I've got a few Ruby on Rails systems running Ubuntu 14.04LTS. The Ubuntu version of supported Ruby is 1.9.1 but the developers use a Gemfile and Bundler which (AFAIK) installs Ruby (and gems) out-of-band from the OS updates to allow differernt projects to use different Rails stacks.

I believe the actual Ruby version in use is 2.3.5, but you can't tell that from the Ubuntu package utilities. It's been like this for years, but recent security policies are pushing us in the direction of proving we are on top of these updates and I can't just check a box that says "web developers say it's OK".

I've tried bundle show and to get a list of Ruby gems in use in the current (directory) project, but any single server may have several branches of projects, with many different versioins of gems in use in each branch. I couldn't tell you for sure which systems/projects are up-to-date with current patch levels.

The developers don't really care to be involved with the security aspects but if I take some hard data to managmement and say "This system is running vulnerable version X.X. This is the CVE. We are not patched" my job is done.

Is there an easier way to get current Ruby/Bundler/Gems versions other than some ugly find /var/www -name Gemfile -exec ... shell-fu ?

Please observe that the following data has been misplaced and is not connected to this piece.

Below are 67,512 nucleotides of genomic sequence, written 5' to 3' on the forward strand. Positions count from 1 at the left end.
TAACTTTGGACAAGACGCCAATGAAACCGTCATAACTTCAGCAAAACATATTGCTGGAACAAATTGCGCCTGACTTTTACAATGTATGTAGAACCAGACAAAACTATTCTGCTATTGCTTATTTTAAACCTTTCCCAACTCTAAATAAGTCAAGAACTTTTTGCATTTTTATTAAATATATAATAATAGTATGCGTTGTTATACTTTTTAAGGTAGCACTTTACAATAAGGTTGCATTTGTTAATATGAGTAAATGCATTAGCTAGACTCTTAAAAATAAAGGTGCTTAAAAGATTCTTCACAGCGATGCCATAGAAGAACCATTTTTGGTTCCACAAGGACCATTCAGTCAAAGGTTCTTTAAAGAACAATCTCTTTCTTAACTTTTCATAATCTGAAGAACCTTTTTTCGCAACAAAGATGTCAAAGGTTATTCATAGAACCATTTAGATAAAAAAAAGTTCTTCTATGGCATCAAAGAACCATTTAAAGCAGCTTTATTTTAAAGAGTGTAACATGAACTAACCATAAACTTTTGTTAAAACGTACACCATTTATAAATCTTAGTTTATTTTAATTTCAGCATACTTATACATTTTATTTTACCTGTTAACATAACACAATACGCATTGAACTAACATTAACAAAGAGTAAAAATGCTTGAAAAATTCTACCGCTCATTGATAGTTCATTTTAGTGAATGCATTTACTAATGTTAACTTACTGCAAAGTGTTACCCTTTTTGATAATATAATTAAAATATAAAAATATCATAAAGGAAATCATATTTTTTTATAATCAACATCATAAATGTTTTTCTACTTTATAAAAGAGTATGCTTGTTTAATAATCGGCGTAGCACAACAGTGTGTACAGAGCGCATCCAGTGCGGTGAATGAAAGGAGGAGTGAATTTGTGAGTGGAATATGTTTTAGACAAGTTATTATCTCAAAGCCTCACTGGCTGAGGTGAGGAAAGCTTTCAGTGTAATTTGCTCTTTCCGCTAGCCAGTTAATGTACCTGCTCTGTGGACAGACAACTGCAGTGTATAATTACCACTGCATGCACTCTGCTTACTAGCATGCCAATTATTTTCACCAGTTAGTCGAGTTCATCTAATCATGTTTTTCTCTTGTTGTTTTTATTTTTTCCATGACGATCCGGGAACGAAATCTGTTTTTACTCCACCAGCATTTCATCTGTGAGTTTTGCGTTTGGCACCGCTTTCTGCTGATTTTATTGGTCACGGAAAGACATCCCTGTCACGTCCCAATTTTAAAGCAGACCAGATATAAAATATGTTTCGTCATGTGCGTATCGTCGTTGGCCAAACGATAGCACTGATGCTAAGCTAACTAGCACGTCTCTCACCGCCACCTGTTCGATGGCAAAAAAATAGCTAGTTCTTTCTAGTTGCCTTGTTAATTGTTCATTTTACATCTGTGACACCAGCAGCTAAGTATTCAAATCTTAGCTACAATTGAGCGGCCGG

• That shell-fu really doesn't look bad at all. You might be a bit spoiled. Apr 6, 2018 at 16:07
  • Just checking if this is already a solved problem to save some time and headache. Sometimes parsing filenames and output can get rather miserable with bash :/ Apr 6, 2018 at 16:23
  • So don't use bash, then. If you actually want shell programming, I find zsh much nicer to use, and for all complex scripts I actually use "proper" languages like Python Apr 6, 2018 at 16:25
  • +1 for starting with something other than shell. especially when it involves parsing arbitrary filenames. Good recommendation. Apr 6, 2018 at 16:28

1 Answer 1


What you describe is a security nightmare in itself - multiple environments at unknown (effectively thus undocumented) versions, with no central registry what to update if necessary.

So, that's in itself worthy of reporting.

Now, your job becomes making a map of all the installations; run your commands on each of these (automatedly), and make a report out of that as well as integrating it in whatever infrastructure for server management (vagrant? Ansible? Puppet?...) You guys use. Congrats!

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